With all the captains in comic books — Captain America, Captain Atom, Captain Marvel, Captain Underpants — it’s a little surprising that Lou Kizer got the name for his comic shop, Capt. Lou’s Comics and Games, from a snaggletoothed, heavyset professional wrestler named Capt. Lou Albano.
Well, Kizer will soon have one thing in common with Albano, something comic book captains rarely do: he’s retiring.
After 28 years in the business and a lifetime of comic collecting, the 50-something Kizer has put out an open call to comic book collectors interested in buying him out of his successful West Ashley store.
“It’s a great business right now and it’s making good money,” he says. “When stocks are high, that’s the time to sell.”
And business is a little better the past few weeks than usual. The delayed reopening of Atomic Comics downtown has sent a surge of business to Capt. Lou’s, causing the store to sell out of some titles.
Kizer, a shipyard worker, opened his first store as a part-time venture in Hanahan in 1978. He was entering a busy market that already had several bookstores and four or five comic shops catering to collectors. His first sales came from his own extensive comic collection that began when he was five.
“That was kind of hard to do at first,” he says. “I had complete runs of comics from the beginning. Number one Spider-Man. Number one Fantastic Four. Early Batmans.”
He’d sharply overpriced some of the books, a standard comic-book-nerd-turned-owner gaffe of tacking on sentimental value to a price, but over the years, he’s learned better. Another early lesson came in the naming of the store. The first name was Galaxy Bookstore, but Kizer found he was attracting interest from patrons that assumed it was an adult bookstore.
“I eventually changed the name of the store so it included what I sold,” he says.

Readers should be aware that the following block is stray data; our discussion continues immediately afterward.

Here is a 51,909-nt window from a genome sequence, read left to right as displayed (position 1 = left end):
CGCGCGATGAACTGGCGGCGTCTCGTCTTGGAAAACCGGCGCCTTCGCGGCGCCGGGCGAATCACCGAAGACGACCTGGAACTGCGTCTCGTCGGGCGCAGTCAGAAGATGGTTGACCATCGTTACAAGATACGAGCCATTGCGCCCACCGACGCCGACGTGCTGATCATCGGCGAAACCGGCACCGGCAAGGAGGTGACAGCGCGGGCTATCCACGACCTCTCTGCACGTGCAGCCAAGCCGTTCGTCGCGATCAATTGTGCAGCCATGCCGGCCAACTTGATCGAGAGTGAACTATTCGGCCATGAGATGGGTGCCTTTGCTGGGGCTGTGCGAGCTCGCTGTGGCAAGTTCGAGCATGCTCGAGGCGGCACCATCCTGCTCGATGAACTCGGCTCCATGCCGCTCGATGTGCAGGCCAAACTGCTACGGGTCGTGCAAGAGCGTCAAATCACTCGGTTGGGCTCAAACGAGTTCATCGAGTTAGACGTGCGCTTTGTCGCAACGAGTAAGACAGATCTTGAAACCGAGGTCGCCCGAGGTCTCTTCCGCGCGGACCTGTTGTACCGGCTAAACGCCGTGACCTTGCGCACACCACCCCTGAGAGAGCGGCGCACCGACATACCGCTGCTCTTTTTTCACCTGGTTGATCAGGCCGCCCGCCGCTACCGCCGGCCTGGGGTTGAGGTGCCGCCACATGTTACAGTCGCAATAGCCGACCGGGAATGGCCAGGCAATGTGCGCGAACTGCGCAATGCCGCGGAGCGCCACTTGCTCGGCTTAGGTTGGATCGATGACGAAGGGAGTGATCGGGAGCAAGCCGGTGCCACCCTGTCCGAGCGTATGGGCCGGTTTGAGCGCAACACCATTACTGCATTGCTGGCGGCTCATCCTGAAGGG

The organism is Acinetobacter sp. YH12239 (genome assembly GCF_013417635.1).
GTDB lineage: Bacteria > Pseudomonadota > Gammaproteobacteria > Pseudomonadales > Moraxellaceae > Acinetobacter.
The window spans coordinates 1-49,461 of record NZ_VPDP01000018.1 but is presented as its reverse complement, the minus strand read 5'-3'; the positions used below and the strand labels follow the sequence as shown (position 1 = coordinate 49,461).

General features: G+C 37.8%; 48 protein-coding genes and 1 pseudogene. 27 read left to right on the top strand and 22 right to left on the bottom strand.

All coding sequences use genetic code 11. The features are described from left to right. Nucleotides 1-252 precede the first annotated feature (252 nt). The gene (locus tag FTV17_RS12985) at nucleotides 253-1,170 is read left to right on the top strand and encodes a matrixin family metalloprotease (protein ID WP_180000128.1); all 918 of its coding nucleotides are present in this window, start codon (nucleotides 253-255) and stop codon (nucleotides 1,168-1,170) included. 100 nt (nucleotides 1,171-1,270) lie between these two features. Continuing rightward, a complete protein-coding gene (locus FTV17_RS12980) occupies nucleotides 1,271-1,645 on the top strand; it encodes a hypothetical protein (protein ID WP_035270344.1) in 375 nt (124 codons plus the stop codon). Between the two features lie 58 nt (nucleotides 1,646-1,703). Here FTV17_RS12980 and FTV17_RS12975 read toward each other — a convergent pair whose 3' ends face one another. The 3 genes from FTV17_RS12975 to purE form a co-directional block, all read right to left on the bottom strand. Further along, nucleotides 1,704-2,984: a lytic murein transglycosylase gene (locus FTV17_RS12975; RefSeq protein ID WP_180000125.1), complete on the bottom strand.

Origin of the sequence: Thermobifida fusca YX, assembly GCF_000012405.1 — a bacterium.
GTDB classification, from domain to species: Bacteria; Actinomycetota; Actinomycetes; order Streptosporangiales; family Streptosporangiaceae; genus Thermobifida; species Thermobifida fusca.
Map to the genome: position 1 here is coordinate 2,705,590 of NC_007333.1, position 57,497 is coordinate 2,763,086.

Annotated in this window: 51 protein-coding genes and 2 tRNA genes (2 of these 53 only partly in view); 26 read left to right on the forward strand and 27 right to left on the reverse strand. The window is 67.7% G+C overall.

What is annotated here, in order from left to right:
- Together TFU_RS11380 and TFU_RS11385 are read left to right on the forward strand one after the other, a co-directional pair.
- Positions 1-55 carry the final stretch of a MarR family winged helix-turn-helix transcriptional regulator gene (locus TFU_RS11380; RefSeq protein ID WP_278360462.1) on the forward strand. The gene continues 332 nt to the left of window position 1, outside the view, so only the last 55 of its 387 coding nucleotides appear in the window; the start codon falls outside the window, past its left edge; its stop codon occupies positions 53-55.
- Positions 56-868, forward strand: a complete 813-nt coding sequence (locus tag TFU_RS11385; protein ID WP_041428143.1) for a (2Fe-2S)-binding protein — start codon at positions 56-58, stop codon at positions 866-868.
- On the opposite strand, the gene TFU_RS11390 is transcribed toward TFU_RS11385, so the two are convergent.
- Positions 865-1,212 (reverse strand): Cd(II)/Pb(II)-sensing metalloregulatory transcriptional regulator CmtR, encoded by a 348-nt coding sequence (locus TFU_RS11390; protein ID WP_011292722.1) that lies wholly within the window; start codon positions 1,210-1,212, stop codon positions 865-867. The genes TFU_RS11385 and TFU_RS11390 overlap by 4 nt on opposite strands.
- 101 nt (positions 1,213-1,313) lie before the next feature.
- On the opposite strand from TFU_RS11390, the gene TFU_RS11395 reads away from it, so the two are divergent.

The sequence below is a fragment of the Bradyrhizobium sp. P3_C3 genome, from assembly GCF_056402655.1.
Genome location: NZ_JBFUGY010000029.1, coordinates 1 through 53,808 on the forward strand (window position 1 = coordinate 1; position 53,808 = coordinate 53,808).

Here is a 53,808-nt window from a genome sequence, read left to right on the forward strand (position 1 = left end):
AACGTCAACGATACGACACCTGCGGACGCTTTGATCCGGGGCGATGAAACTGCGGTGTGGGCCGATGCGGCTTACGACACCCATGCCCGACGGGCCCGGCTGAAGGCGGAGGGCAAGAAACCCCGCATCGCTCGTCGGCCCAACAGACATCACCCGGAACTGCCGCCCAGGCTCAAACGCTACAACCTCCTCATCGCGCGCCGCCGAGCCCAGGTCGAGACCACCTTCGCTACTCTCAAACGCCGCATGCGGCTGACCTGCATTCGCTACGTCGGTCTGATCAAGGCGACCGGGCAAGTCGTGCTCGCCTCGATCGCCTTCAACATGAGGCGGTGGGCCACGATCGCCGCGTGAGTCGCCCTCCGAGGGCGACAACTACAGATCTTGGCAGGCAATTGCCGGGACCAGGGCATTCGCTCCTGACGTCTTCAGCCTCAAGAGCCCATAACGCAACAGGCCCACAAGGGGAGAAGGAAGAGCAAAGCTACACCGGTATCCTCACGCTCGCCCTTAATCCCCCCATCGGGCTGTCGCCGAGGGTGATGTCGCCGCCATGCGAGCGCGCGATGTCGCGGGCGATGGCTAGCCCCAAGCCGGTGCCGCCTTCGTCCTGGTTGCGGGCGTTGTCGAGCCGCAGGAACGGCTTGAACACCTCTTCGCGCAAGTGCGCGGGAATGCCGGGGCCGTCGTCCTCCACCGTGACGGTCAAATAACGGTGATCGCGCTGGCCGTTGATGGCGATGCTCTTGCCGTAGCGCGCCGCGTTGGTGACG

The first few years were tough for Kizer.
“If I hadn’t had another source of income, I may not have kept up the store,” he says. “I’d have been eating bread and water if that was it.”
Kizer says he’s survived as others have come and gone over the years because he’s learned to diversify. Before you can get to the new comic books in Capt. Lou’s, you pass action figures, high-detail statues, shelves and shelves of bound collections, gaming cards, and special edition comic books.
In 1985, Kizer sold his business to spend more time with his family. While he was gone, the store shifted through several owners until it was closed. Nine years later, the announcement that the shipyard was closing sent Kizer looking for an alternative source of income and drove him back to the comic business. He opened two stores, one in Mt. Pleasant and the other in North Charleston, but eventually consolidated them in West Ashley, where he’s been for about 12 years.
While he was away, the comic book industry got a strong shot in the arm by superhero and sci-fi movies that continue to contribute to the industry’s success.
“After the first Batman movie, we were flooded with people who had never been in a comic shop before,” he says.
Kizer got another government job about 10 months after the shipyard closed, but the comic shop has been far from a part-time distraction.
“It’s been a part-time hobby, but even working part-time, I worked a lot after store hours and at home. You’re ordering books and going to shows to buy merchandise for the store that you can’t find in this area,” he says. “It was a part-time full-time hobby.”
It became Kizer’s full-time full-time hobby when he retired from the government a little more then a year ago, but the shops hindered some of the traveling he’d hope to start up in his retirement years.
“I want to travel for a month at a time and I want to be able to do the big (comic book) shows,” he says.
Selling the store will give Kizer more time to focus on his real passions, including underwater photography and collecting original comic book art.
“Sometimes I’ll look through an entire comic for the art and not even read it,” he says.
So with retirement plans in hand, Kizer sent out an e-mail last week to his patrons and friends, offering up the business for $150,000. It’s every comic book fan’s dream to run a comic shop, and Kizer says he’s received about six or seven offers. The right buyer will likely be like he was back in ’78.
“A lot of them are customers of mine. Some of them are at a time in their life when they’re bored with what they’re doing and this has been their dream too,” he says. “And that’s the kind of person who needs to take over the store.”